Overall architect satisfaction is based on performance in six factors. They are (in order of importance): features and design (28 percent); performance (19 percent); sales and marketing support (19 percent); architectural design support (17 percent); warranty (9 percent); and price (9 percent).
Marvin received the highest ratings in four of the most heavily weighted satisfaction factors: features and design, performance, sales and marketing and architectural design support. Marvin is followed in the rankings by Pella.
Overall builder and remodeler satisfaction is based on performance in seven factors. They are (in order of importance): product (25 percent); warranty and repair service (25 percent); delivery (14 percent); price (11 percent); sales and marketing support (10 percent); placing orders (9 percent); and credit/billing (7 percent).
Simonton received the highest ratings in four satisfaction factors: warranty and repair service, delivery, price and placing orders. Simonton is followed in the rankings by CertainTeed and Marvin in a tie, Andersen, Milgard and Pella, respectively.
“Product and warranty and repair service together account for 50 percent of overall satisfaction, which are two areas that reflect directly on builders and remodelers from the standpoint of homeowners,” said Jim Howland, senior director of the real estate industries practice at J.D. Power and Associates. “An average of only 5 percent of respondents say they purchase residential doors and windows exclusively from one manufacturer. Clearly there are many good substitutes available to builders and remodelers, so excellent customer service and product differentiation are critical to maintaining and expanding market share.”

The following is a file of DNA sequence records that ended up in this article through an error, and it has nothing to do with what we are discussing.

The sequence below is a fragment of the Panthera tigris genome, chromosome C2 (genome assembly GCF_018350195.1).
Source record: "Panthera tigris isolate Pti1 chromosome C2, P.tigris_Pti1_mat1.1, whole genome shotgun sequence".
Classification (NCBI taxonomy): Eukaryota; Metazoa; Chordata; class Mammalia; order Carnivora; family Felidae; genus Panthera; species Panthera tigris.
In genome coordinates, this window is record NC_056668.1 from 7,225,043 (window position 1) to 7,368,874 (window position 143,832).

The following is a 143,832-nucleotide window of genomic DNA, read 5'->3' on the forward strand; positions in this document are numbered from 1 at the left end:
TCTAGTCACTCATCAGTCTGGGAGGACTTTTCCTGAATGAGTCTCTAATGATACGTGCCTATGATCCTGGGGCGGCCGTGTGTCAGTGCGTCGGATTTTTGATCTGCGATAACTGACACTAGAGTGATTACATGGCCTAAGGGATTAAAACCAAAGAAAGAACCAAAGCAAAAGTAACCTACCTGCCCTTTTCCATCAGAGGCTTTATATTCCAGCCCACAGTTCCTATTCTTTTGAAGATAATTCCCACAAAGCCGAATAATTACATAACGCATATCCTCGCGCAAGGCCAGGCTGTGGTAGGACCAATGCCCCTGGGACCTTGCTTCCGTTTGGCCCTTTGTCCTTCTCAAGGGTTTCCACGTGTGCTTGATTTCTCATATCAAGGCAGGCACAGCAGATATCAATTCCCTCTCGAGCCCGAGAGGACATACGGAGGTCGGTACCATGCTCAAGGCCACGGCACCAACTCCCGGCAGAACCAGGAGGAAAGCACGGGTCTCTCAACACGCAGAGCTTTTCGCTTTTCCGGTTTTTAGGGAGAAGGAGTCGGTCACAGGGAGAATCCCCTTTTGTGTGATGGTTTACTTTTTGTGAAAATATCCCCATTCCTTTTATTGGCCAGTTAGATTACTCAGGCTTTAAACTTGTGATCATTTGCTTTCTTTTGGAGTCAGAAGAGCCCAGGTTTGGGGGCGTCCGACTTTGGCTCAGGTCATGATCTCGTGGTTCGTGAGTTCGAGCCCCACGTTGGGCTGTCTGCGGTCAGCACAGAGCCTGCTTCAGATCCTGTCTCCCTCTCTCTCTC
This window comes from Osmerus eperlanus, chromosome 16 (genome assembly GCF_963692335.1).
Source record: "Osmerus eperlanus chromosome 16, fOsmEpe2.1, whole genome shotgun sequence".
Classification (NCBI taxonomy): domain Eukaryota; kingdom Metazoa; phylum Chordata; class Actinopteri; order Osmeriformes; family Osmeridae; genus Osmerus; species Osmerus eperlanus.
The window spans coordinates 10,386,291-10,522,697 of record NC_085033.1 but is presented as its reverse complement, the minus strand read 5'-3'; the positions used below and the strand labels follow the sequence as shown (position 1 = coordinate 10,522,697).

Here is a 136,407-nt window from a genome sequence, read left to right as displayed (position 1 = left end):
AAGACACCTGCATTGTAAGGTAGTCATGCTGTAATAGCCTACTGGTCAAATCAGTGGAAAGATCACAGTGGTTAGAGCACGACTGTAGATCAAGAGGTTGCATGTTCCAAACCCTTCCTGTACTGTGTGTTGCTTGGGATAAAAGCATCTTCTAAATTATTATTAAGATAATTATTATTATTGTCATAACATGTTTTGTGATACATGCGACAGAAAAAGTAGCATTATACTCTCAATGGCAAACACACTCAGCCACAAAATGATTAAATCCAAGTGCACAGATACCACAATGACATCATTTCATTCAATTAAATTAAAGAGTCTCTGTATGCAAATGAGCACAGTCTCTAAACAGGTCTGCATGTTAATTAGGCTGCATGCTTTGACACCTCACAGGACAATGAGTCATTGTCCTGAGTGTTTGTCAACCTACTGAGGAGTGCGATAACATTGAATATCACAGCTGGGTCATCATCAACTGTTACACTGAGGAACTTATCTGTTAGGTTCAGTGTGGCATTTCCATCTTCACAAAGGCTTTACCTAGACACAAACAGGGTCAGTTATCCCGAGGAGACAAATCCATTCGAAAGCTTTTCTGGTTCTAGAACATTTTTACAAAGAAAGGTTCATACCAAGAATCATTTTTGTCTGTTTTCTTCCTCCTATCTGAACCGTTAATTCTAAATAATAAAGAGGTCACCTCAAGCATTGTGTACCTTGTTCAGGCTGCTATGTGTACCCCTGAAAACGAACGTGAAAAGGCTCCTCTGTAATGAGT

The study found that customer satisfaction plays a significant role in creating customer advocates among new-home builders and remodelers. Manufacturers that received an average index score of 806—the study average—on a 1,000-point scale received an average of 7.5 recommendations from customers. An increase of 30 index points led to an additional 0.4 recommendations given out.
“Competition is fierce in the residential doors and windows market, so recommendations from home builders and remodelers can have a significant impact on a manufacturer’s bottom line,” said Burleigh Morton, senior director of research and analytics at McGraw-Hill Construction. “Providing outstanding performance in the areas that are most important from the point of view of customers can lead to greater levels of loyalty, and ultimately to an improved bottom line as manufacturers builder a larger and increasingly loyal customer base.”